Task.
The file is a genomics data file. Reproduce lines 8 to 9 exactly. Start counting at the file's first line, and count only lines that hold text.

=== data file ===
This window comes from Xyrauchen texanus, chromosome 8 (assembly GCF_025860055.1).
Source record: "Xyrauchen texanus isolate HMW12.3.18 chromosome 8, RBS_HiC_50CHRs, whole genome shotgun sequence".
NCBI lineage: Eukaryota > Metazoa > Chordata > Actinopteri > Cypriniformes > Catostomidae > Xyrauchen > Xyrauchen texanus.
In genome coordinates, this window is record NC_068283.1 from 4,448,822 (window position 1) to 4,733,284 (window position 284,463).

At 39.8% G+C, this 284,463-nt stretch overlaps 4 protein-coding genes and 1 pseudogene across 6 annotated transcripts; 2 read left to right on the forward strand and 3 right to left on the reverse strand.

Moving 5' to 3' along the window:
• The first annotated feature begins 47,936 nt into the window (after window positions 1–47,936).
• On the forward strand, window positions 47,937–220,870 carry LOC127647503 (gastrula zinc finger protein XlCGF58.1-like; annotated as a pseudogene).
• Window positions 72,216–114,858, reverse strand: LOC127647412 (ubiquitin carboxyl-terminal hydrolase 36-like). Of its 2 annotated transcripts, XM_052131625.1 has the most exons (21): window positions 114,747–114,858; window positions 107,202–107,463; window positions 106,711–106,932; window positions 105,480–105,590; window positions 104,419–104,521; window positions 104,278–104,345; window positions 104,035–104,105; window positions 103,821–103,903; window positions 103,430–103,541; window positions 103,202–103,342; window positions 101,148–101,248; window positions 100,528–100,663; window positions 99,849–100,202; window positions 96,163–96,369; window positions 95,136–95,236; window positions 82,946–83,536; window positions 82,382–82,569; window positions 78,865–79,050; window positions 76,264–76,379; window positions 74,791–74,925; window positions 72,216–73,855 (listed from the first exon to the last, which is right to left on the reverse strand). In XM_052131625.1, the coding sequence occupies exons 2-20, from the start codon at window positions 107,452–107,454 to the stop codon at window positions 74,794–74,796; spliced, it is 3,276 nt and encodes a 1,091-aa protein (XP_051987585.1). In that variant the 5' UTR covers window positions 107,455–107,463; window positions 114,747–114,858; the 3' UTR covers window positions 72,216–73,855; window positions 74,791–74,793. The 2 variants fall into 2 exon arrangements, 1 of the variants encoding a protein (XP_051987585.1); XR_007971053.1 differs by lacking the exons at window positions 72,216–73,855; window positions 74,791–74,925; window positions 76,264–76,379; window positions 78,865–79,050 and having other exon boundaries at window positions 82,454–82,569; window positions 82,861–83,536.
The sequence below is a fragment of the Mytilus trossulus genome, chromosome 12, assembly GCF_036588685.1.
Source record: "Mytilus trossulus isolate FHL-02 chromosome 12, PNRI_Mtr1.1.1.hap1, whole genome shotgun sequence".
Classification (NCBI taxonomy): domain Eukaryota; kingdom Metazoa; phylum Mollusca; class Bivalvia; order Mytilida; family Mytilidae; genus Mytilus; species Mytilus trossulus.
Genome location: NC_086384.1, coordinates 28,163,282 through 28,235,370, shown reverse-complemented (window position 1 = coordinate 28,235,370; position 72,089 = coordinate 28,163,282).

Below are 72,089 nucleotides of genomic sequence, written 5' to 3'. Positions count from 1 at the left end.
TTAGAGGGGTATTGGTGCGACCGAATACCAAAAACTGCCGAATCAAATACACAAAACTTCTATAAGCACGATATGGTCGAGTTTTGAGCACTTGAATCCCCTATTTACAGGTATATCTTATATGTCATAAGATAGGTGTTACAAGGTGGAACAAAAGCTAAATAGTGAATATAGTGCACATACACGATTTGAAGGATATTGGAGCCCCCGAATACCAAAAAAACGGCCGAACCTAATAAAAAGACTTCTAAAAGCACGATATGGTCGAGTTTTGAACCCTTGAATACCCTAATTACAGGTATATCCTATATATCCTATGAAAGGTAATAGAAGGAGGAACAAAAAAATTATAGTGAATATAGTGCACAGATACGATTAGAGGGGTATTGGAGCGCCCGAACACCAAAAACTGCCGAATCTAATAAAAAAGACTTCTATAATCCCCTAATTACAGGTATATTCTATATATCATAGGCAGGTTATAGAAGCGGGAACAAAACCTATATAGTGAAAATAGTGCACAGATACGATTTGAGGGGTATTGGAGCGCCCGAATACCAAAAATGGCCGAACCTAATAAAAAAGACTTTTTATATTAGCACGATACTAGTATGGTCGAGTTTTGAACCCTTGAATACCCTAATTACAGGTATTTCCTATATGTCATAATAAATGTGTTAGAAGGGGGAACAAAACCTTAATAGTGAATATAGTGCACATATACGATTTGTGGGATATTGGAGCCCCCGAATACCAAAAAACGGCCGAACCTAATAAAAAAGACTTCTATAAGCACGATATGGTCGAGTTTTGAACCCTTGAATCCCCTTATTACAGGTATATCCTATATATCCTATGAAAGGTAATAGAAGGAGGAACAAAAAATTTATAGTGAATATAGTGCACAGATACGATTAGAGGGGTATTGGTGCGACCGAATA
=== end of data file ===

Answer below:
• On the forward strand, window positions 47,937–220,870 carry LOC127647503 (gastrula zinc finger protein XlCGF58.1-like; annotated as a pseudogene).
• Window positions 72,216–114,858, reverse strand: LOC127647412 (ubiquitin carboxyl-terminal hydrolase 36-like). Of its 2 annotated transcripts, XM_052131625.1 has the most exons (21): window positions 114,747–114,858; window positions 107,202–107,463; window positions 106,711–106,932; window positions 105,480–105,590; window positions 104,419–104,521; window positions 104,278–104,345; window positions 104,035–104,105; window positions 103,821–103,903; window positions 103,430–103,541; window positions 103,202–103,342; window positions 101,148–101,248; window positions 100,528–100,663; window positions 99,849–100,202; window positions 96,163–96,369; window positions 95,136–95,236; window positions 82,946–83,536; window positions 82,382–82,569; window positions 78,865–79,050; window positions 76,264–76,379; window positions 74,791–74,925; window positions 72,216–73,855 (listed from the first exon to the last, which is right to left on the reverse strand). In XM_052131625.1, the coding sequence occupies exons 2-20, from the start codon at window positions 107,452–107,454 to the stop codon at window positions 74,794–74,796; spliced, it is 3,276 nt and encodes a 1,091-aa protein (XP_051987585.1). In that variant the 5' UTR covers window positions 107,455–107,463; window positions 114,747–114,858; the 3' UTR covers window positions 72,216–73,855; window positions 74,791–74,793. The 2 variants fall into 2 exon arrangements, 1 of the variants encoding a protein (XP_051987585.1); XR_007971053.1 differs by lacking the exons at window positions 72,216–73,855; window positions 74,791–74,925; window positions 76,264–76,379; window positions 78,865–79,050 and having other exon boundaries at window positions 82,454–82,569; window positions 82,861–83,536.